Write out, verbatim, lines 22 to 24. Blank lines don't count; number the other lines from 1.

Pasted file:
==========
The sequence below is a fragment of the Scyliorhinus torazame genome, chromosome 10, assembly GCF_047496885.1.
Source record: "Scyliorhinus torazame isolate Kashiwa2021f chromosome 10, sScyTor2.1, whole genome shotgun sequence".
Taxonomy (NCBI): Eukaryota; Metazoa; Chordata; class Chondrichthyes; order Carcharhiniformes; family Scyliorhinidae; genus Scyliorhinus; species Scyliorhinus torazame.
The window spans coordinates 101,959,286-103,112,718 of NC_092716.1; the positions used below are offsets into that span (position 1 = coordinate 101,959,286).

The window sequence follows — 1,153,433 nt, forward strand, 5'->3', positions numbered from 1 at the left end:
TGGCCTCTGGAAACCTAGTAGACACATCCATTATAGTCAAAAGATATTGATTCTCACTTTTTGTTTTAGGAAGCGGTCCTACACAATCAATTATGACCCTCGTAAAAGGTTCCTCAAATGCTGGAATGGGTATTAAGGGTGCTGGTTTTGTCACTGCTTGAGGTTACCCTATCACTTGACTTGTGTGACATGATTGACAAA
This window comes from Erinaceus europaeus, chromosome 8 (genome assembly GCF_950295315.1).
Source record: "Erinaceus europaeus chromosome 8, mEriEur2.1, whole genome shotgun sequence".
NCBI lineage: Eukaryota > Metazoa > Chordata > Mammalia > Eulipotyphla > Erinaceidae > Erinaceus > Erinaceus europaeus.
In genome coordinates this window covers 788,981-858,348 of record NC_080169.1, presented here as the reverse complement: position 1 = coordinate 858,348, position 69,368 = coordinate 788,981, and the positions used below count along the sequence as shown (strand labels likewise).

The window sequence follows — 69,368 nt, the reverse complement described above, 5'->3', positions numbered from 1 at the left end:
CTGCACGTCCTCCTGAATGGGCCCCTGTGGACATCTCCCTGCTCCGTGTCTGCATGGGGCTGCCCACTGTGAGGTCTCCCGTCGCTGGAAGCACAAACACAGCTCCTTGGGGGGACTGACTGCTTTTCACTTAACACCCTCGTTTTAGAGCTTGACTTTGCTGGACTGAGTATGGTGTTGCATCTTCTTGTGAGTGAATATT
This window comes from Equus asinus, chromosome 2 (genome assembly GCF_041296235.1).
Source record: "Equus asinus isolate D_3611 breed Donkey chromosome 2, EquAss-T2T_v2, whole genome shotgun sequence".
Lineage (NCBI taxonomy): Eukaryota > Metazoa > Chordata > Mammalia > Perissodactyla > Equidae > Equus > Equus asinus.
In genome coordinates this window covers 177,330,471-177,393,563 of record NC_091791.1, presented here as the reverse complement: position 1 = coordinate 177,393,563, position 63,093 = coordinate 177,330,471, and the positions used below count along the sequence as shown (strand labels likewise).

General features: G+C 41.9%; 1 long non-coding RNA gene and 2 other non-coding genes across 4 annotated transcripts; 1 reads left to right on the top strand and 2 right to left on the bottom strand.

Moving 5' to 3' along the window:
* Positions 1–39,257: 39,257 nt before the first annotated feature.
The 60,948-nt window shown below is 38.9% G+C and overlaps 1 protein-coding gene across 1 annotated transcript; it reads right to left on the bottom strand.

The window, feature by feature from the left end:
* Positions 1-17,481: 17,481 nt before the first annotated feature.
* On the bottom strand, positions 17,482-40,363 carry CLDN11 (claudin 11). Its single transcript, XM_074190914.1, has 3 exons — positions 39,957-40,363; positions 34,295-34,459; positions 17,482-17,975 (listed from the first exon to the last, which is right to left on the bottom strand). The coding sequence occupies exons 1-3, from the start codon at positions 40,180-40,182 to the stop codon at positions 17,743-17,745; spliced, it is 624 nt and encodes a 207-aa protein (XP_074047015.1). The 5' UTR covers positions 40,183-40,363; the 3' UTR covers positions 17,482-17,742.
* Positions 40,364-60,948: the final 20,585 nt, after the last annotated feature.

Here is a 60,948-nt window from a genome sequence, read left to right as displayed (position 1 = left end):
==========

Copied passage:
* Positions 1-17,481: 17,481 nt before the first annotated feature.
* On the bottom strand, positions 17,482-40,363 carry CLDN11 (claudin 11). Its single transcript, XM_074190914.1, has 3 exons — positions 39,957-40,363; positions 34,295-34,459; positions 17,482-17,975 (listed from the first exon to the last, which is right to left on the bottom strand). The coding sequence occupies exons 1-3, from the start codon at positions 40,180-40,182 to the stop codon at positions 17,743-17,745; spliced, it is 624 nt and encodes a 207-aa protein (XP_074047015.1). The 5' UTR covers positions 40,183-40,363; the 3' UTR covers positions 17,482-17,742.
* Positions 40,364-60,948: the final 20,585 nt, after the last annotated feature.